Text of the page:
Jane Mead’s “Substance Abuse Trial” is set in a courtroom where a daughter hears her father’s name mispronounced at his trial. As she watches this, she wishes that the court could see the fullness of her father and his story — to bear witness to him as a human being, defined by much more than his addiction.A question to reflect on after you listen: When was a time when you were judged based on a mistake you made, rather than the fullness of who you are?About the Poet:Jane Mead authored five poetry collections during her life including The Lord and the General Din of the World, The Usable Field, and World of Made and Unmade. Winner of a Griffin Poetry Prize and a Los Angeles Times Book Prize finalist, Jane taught at various institutions throughout her life including Colby College, Washington University, and New England College. She was a long-time poet-in-residence at Wake Forest University in North Carolina. She died on September 8, 2019."Substance Abuse Trial" comes from Jane Mead’s book The Lord and the General Din of the World. Thank you to Alice James Books, who published the book, and to The Permissions Company, who let us use Jane’s poem. Read it on our website at onbeing.org.Find the transcript for this episode at onbeing.org.The original music in this episode was composed by Gautam Srikishan.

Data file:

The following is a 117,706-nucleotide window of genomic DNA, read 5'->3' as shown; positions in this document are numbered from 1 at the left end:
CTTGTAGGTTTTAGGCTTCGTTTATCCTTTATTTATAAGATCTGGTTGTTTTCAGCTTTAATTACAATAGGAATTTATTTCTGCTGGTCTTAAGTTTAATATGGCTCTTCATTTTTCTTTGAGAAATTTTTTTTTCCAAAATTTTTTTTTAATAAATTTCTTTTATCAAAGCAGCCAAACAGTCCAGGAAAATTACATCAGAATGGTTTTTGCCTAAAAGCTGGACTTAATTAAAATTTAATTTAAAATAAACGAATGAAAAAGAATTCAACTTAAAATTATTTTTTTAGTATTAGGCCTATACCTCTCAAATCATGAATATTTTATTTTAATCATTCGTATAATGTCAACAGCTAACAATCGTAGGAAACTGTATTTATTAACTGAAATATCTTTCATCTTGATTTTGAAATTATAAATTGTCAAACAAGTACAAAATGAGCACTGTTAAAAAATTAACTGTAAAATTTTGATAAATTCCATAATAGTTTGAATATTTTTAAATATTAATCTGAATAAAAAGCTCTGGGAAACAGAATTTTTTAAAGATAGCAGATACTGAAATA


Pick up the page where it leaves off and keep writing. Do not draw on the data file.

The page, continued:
Ocean Vuong’s poem “Seventh Circle of Earth” is an homage to the love and intimacy shared by Michael Humphrey and Clayton Capshaw, a gay couple who were murdered in their home in Dallas, Texas. In the midst of recognizing the violence and threat LGBTQI communities face, the poem holds space for tenderness — and honors their love.A question to reflect on after you listen: What examples have you seen of love and power enacted, even in the face of threat?About the poet:Ocean Vuong is an assistant professor in the MFA program for poets and writers at the University of Massachusetts — Amherst. His New York Times bestselling novel is On Earth We're Briefly Gorgeous, and his poetry collection, Night Sky with Exit Wounds, was awarded the T.S. Eliot Prize and Whiting Award. In 2019, Vuong was awarded a MacArthur "Genius" Grant.“Seventh Circle of Earth” comes from Ocean Vuong’s book Night Sky with Exit Wounds. Thank you to Copper Canyon Press, who published the book, and to Ocean for letting us use his poem. Read it on our website at onbeing.org.Find the transcript for this episode at onbeing.org.The original music in this episode was composed by Gautam Srikishan.